Another way is to contact local real estate companies and banks and let them know of your availability to caretake empty homes. With all the foreclosures going on, empty properties are being vandalized, etc. and banks are willing to pay for someone to live in some of the higher-ticket properties to keep them safe. You have to be willing to live with almost no privacy as showings can happen at any time! You also need to be able to pick up and move immediately if a sale happens!

Other income opportunites are out there...
If you love to cook and bake (and you are good at it), consider cooking for busy working families. Put up ads at Daycare centers, Lamaze classes, gynecologists offices, etc.(Wouldn't it have been nice to come home from the hospital with a new baby and had a couple dozen meals in the freezer ready to be microwaved?)

If you are *handy* with basic home repairs, advertise on Craigslist locally, or place ads up at local Senior Centers advertising yourself for "Honey-Do" repair and maintenance jobs.

Do you sew, knit, crochet, quilt?  Do you do food prep for storage?
People pay other people to do these things or to teach them how to do these things.

Look at your talents...look at your skills.
You are NOT in a can work your way out of there...look at yourself and your knowledge and skills. Assess them. Look at jobs that may not fit *precisely* with what you want to do.
Good luck and keep trying!

Tuesday, January 11, 2011

Still on the health kick here!

So, I cornered the fella and the kids last night and forced them to watch Chow Down on Hulu.
Then we had a family discussion.
The fella said he could give up anything EXCEPT: Real Butter and Salt.
Girl said she could give up everything except: Red Meat and Candy.
Boy said he would eat more salads, but wouldn't give up : Red Meat and Salt and Butter.
See what I am up against?
I have my weaknesses as well. Mine are bread and my beloved Dr. Pepper. soda for me and we have finished up (last night) the last delicious loaf of crusty home baked bread. I used it to make meatball subs.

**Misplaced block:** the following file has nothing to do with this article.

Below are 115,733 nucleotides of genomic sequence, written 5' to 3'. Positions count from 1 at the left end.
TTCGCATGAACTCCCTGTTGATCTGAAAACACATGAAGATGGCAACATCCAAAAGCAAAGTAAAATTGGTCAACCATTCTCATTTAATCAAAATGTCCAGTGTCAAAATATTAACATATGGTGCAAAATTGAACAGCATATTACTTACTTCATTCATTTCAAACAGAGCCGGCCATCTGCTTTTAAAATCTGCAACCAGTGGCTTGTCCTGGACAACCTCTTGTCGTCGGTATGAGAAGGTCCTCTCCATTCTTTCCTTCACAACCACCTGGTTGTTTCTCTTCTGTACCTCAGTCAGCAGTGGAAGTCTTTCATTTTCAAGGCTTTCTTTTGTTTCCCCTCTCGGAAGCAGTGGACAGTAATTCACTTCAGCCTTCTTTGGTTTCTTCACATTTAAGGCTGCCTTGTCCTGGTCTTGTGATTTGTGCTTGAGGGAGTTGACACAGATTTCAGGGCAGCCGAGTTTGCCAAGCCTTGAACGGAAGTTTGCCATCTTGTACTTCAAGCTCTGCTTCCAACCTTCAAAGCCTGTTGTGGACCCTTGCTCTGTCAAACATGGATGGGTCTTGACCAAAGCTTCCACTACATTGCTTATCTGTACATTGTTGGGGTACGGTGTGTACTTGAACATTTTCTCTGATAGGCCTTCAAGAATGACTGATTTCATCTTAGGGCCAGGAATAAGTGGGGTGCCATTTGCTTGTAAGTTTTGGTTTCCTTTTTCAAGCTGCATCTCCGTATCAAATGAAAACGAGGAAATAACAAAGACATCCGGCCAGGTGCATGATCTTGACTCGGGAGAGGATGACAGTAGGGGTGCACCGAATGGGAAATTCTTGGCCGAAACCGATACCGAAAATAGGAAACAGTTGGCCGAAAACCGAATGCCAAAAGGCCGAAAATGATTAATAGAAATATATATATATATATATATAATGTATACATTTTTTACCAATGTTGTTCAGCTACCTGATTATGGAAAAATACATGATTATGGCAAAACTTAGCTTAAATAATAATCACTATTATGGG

Since everyone prefers butter and I absolutely HATE nasty margarine (seriously, it is worse for your health than butter in equal amounts!), we will continue to use real butter.
I am real cautious with salt in my cooking, so I will try to stealthily banish the salt shaker from the table.
Red meat? Well, last night the meatball subs I made were (DON'T TELL THE KIDS!) 1/3 actual lean ground chuck. The other 2/3rds? Tofu, bread crumbs, an egg, chopped onion and celery and grated carrots!
And the fella and the kids LOVED them! (Sneaky sneaky me!)
I baked the meatballs (no fried food is the first major change here!), then soaked and simmered them in a lovely tomato sauce spiced with garlic, oregano, a bit of basil and a touch of cloves.Had a big salad with the subs.
Because I am a "leftover queen" as the fella says, tonight we will have duck wraps and a Korean soba noodle soup.
I have a duck carcass left over from Christmas that I wrapped up and put in the freezer. Took it out this morning and tossed it in the stockpot along with chopped celery, onion and garlic.Later, after it has simmered for a few hours, I will strain out the solids and have a beautiful soup stock to start my soup with. I will pick out the meat and bones, discard the bones and save the meat for my wraps.
Into the stock will go sliced leeks, sliced carrots and soba noodles. I will whirl the cooked celery, garlic and onion in a blender and stir that into the stock, along with some red bean paste and a touch of sesame oil.